The prototype of a rural “home of the future”, inspired by the loft living spaces of Manhattan, will be built in a North Yorkshire village after being named winner of a national competition among architects.
The “Flexstead”, conceived by London designer Andrew McMullan, is an open-plan house, partly built off-site and clad in stone or metal to blend in with its surroundings.
Mr McMullan’s entry said that although New York’s city lofts “symbolised the modern work-live ethos”, the farmsteads of the Yorkshire Dales had served the same purpose 200 years ago – with interiors adaptable to suit the owner, “from home, farm shop and office to cattle shed, hayloft and community centre”.
The contest was organised by Great Place Lakes and Dales, a three-year project to encourage younger generations to live and work in rural communities.
A triangular plot at Horton-in-Ribblesdale, and another in the Lake District which had already been earmarked for housing, were chosen for the test builds.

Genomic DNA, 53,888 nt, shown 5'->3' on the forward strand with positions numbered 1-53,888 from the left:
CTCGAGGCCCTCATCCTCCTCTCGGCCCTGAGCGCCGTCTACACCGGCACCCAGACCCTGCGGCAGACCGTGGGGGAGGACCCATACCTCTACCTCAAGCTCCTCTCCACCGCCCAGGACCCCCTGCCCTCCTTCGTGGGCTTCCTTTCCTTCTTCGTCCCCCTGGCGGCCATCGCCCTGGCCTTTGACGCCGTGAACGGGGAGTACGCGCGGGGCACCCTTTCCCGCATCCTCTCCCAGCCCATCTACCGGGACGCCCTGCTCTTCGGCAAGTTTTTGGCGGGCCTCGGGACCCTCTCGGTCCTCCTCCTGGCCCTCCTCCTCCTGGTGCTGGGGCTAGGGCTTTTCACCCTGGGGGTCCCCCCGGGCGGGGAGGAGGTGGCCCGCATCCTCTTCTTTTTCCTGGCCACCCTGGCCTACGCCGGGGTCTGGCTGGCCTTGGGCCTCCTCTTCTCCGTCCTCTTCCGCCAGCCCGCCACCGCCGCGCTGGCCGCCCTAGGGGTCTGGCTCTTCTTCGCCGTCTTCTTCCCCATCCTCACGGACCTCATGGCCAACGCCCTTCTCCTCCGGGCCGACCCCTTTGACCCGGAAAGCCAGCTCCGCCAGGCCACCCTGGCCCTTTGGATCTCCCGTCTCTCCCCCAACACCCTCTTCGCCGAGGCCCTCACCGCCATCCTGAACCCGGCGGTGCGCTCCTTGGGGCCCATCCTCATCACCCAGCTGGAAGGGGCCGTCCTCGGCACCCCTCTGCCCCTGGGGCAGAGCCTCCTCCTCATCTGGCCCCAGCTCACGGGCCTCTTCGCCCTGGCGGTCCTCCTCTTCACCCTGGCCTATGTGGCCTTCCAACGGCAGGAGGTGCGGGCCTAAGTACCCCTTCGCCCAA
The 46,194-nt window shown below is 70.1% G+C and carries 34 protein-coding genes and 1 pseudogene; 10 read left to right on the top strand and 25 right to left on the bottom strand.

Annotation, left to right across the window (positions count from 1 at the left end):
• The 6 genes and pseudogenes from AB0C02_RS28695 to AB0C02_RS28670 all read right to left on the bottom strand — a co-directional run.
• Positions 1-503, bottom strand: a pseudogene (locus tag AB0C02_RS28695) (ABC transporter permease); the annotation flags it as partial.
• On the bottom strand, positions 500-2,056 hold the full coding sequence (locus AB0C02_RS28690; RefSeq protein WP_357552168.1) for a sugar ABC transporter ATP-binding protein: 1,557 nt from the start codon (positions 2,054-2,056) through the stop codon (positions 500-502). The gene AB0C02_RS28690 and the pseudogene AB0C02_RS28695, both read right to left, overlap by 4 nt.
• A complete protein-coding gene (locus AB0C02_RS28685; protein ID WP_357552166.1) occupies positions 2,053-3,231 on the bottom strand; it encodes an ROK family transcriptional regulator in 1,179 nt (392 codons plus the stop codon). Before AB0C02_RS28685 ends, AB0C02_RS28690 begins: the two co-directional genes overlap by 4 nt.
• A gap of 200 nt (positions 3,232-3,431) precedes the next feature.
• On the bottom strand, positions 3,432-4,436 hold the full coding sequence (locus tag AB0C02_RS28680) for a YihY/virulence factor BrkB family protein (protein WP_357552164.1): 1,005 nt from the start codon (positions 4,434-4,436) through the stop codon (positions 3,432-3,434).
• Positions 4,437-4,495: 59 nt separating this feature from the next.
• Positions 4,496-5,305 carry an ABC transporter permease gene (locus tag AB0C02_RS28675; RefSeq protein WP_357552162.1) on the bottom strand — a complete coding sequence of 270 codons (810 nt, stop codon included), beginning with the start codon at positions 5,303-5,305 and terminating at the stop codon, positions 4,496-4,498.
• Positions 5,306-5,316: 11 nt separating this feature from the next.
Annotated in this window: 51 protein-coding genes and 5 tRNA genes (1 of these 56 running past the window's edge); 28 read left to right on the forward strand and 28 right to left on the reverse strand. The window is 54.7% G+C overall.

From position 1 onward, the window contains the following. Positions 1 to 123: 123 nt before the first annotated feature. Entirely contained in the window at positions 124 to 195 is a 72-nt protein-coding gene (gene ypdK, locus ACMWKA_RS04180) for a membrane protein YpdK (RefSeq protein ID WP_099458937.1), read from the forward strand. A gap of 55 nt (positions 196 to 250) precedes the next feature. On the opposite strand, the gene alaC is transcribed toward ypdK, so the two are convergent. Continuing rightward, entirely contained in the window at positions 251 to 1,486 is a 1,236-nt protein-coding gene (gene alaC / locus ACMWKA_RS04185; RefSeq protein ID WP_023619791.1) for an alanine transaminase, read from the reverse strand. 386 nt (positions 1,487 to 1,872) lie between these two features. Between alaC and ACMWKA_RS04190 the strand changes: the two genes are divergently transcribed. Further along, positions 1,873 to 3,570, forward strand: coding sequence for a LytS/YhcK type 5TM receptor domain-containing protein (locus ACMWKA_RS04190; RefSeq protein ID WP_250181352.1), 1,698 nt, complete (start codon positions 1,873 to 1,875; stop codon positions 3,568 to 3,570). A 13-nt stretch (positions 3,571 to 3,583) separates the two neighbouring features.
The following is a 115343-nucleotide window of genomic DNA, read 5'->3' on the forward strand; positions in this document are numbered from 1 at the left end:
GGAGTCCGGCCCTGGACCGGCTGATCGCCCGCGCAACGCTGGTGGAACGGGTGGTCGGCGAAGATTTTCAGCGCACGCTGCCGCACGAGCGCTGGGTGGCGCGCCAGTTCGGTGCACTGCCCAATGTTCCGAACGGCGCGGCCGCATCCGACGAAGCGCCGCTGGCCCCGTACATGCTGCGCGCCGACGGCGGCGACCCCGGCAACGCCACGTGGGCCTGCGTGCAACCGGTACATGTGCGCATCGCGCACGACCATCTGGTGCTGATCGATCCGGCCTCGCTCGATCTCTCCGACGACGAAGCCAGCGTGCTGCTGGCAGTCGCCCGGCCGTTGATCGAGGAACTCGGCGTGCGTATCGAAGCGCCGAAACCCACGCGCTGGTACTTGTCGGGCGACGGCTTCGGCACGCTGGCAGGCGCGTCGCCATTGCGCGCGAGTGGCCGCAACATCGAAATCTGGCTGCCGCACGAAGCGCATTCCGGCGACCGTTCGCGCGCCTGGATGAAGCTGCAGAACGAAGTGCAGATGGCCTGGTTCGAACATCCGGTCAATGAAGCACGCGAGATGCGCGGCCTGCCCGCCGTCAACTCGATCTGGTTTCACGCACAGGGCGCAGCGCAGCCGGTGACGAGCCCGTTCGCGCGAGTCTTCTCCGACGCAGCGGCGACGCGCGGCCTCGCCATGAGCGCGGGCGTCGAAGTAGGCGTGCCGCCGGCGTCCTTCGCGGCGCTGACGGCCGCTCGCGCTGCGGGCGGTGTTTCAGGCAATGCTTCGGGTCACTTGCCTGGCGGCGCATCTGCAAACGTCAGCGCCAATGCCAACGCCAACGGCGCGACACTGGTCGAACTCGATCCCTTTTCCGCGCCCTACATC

Richard Dowson, a consultant to the organisers, said the affordability, environmentally-friendly construction and flexibility for living and working of the winning design, had most impressed the judges.
“We asked for cutting edge designs for flexible, affordable housing which would appeal to the under 35s, and that is exactly what we got,” he said.
David Smurthwaite, of Craven Council said the contest had “aimed to see how architects, when given the time and space, can address the issue of providing housing for young people that is exciting, flexible and carbon efficient”.